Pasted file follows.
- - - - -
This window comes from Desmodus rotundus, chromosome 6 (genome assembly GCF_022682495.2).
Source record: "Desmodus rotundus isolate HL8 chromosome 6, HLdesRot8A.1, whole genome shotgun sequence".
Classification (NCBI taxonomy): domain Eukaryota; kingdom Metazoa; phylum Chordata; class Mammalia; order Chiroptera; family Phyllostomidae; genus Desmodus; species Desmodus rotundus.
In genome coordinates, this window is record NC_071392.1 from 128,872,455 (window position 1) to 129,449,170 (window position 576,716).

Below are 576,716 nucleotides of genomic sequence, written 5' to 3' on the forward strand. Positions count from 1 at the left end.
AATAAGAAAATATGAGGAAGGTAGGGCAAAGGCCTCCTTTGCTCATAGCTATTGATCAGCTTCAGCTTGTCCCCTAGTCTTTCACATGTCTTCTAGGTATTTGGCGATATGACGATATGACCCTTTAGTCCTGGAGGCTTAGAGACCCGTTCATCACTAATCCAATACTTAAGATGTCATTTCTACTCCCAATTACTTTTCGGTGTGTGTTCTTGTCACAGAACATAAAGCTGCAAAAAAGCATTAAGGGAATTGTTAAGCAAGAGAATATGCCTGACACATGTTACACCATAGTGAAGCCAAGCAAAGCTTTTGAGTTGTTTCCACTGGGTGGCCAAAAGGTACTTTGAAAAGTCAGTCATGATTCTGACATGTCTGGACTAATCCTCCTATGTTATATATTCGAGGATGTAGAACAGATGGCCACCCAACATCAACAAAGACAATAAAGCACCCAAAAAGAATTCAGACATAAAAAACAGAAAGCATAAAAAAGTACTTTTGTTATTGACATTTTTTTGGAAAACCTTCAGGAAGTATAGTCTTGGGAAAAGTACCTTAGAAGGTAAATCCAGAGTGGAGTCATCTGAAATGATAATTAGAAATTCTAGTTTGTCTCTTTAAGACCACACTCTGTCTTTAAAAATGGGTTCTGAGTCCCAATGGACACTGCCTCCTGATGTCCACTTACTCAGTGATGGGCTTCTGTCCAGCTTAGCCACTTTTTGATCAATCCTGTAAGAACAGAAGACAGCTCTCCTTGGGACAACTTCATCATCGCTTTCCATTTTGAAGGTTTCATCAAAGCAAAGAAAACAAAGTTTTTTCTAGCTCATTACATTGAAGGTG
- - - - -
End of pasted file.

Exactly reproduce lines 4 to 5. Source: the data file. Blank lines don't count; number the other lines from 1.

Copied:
In genome coordinates, this window is record NC_071392.1 from 128,872,455 (window position 1) to 129,449,170 (window position 576,716).

Below are 576,716 nucleotides of genomic sequence, written 5' to 3' on the forward strand. Positions count from 1 at the left end.